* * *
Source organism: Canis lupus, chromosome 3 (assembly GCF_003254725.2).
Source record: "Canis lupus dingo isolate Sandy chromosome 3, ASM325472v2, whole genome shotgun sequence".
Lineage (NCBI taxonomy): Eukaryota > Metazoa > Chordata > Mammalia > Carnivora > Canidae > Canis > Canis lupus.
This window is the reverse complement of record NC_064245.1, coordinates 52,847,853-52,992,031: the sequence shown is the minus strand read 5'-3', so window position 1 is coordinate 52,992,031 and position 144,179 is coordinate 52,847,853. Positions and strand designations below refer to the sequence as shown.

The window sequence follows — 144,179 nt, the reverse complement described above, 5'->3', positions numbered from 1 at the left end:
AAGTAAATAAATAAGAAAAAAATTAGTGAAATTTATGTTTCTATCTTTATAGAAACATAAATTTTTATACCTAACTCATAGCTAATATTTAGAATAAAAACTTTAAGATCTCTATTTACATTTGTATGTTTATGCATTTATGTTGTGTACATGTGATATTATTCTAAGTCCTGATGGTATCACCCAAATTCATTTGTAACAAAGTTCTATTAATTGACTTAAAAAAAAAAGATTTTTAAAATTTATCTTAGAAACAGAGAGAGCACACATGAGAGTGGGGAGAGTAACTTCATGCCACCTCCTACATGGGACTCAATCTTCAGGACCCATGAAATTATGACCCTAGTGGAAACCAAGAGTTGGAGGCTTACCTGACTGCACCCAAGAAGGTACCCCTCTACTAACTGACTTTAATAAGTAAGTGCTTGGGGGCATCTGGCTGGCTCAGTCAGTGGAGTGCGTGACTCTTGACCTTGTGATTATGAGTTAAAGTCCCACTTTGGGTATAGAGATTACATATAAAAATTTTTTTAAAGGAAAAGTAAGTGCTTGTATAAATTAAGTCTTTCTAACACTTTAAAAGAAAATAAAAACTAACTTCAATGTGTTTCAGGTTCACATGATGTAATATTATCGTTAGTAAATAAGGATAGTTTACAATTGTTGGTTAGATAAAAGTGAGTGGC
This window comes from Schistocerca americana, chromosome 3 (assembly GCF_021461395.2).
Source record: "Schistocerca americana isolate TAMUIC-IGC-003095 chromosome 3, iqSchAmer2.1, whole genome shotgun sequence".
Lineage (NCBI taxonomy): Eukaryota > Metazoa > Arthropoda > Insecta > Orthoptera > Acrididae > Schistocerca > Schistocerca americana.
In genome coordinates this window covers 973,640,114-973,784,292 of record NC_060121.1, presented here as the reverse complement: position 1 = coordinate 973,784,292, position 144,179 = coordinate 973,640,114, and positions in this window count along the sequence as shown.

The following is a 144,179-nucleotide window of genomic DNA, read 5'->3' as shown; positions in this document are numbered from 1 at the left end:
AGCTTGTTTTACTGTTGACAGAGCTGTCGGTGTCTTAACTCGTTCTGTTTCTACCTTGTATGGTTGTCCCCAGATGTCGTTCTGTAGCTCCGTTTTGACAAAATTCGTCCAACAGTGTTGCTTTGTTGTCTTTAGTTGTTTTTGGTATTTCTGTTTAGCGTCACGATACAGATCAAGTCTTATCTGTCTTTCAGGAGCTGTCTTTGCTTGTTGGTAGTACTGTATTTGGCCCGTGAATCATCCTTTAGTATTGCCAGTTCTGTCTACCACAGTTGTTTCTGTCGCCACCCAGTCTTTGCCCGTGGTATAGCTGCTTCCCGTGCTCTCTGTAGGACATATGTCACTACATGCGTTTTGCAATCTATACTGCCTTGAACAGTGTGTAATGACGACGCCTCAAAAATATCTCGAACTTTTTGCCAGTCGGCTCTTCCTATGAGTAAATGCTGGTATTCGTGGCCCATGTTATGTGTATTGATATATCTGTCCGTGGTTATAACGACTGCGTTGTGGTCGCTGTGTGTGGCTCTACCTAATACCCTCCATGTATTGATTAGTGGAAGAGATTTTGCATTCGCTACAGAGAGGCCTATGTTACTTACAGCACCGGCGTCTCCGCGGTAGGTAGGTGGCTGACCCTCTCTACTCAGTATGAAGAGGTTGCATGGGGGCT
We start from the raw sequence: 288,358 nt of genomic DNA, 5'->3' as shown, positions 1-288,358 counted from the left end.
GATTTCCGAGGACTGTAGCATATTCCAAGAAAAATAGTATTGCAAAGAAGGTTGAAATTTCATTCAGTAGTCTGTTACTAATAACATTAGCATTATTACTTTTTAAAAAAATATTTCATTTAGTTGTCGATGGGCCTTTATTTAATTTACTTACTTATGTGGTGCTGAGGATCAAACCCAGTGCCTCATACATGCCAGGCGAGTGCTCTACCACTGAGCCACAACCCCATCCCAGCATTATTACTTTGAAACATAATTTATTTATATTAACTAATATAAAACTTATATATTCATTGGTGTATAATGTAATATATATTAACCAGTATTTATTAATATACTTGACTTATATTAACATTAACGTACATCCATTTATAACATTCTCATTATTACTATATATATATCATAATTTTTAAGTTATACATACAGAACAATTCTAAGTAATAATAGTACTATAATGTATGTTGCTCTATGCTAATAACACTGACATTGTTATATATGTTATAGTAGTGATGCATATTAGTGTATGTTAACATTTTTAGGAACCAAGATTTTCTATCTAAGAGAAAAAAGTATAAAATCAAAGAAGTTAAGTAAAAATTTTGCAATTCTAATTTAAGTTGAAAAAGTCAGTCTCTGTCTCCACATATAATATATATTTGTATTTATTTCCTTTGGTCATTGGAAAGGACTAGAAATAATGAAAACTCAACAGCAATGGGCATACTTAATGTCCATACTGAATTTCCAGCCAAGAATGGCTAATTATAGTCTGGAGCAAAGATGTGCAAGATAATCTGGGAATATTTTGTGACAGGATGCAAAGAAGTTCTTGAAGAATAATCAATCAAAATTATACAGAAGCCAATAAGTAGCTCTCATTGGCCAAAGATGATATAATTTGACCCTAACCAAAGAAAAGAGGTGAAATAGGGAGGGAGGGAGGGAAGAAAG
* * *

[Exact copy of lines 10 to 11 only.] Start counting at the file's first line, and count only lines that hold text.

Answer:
In genome coordinates this window covers 973,640,114-973,784,292 of record NC_060121.1, presented here as the reverse complement: position 1 = coordinate 973,784,292, position 144,179 = coordinate 973,640,114, and positions in this window count along the sequence as shown.

The following is a 144,179-nucleotide window of genomic DNA, read 5'->3' as shown; positions in this document are numbered from 1 at the left end: